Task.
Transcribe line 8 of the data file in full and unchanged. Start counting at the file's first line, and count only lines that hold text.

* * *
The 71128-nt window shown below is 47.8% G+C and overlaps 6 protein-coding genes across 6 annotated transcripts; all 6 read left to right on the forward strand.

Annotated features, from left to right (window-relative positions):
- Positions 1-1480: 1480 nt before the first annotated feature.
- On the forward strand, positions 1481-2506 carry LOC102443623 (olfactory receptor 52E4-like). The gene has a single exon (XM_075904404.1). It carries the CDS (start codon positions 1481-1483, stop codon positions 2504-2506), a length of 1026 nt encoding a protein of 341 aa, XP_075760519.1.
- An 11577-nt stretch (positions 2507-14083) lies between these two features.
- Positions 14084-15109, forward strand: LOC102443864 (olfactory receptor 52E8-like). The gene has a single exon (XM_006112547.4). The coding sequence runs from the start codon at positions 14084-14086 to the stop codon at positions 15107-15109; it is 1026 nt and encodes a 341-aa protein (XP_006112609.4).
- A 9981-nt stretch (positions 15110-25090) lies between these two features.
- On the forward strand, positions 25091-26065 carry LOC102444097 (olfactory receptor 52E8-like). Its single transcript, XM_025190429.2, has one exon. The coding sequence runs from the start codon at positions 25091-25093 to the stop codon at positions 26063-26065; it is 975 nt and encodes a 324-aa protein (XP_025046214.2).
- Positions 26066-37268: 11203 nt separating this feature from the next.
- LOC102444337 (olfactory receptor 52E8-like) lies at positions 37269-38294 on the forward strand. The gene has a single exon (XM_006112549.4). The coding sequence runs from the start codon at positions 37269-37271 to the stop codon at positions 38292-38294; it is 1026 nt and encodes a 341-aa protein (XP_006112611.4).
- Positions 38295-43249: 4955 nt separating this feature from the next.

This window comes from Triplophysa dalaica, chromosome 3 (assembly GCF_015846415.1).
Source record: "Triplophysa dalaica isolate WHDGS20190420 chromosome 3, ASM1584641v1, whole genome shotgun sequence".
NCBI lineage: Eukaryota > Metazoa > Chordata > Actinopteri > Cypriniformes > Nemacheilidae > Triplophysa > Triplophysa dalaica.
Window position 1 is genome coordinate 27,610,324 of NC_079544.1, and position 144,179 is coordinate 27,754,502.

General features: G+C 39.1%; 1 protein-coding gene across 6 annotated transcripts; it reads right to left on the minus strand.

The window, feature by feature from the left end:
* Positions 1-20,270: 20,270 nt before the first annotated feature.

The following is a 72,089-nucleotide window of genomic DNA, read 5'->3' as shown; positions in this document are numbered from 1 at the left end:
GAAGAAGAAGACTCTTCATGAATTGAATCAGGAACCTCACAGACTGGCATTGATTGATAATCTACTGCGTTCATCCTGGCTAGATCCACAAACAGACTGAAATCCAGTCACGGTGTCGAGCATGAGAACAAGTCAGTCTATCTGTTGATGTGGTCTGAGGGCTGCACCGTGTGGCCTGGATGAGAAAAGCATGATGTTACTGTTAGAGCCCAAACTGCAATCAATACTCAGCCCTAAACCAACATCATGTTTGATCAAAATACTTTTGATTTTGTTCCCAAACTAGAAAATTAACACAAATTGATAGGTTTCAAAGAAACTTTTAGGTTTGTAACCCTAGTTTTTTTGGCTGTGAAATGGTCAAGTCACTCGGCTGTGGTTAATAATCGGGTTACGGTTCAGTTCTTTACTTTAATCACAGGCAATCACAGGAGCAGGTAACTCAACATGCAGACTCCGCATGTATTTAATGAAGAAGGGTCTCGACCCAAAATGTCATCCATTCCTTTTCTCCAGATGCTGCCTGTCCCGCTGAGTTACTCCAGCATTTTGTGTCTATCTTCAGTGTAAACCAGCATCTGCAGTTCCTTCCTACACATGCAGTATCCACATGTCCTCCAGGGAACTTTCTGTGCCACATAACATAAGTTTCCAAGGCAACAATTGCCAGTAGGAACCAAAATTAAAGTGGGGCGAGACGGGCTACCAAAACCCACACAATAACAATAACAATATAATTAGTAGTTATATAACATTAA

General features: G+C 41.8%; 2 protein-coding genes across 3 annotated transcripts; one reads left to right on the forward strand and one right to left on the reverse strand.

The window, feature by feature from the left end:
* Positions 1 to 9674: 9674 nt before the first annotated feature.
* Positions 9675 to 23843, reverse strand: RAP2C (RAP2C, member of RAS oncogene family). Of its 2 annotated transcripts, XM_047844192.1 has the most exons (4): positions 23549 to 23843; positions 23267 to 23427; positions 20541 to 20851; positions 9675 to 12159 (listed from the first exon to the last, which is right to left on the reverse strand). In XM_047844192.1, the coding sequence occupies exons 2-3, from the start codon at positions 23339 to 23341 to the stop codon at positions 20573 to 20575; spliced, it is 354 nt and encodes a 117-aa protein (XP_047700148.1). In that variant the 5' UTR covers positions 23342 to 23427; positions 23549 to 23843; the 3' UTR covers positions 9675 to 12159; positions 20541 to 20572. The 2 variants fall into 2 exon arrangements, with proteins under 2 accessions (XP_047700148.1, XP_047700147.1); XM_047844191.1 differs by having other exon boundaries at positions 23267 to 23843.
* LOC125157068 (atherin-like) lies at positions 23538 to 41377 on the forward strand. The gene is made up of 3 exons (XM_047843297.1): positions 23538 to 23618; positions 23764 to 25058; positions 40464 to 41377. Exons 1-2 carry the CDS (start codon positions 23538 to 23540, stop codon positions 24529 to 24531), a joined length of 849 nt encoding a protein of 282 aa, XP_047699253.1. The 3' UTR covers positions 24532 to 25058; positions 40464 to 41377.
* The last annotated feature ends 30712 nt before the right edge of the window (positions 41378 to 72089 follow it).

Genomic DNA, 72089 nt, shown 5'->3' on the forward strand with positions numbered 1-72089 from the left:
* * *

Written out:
- On the forward strand, positions 25091-26065 carry LOC102444097 (olfactory receptor 52E8-like). Its single transcript, XM_025190429.2, has one exon. The coding sequence runs from the start codon at positions 25091-25093 to the stop codon at positions 26063-26065; it is 975 nt and encodes a 324-aa protein (XP_025046214.2).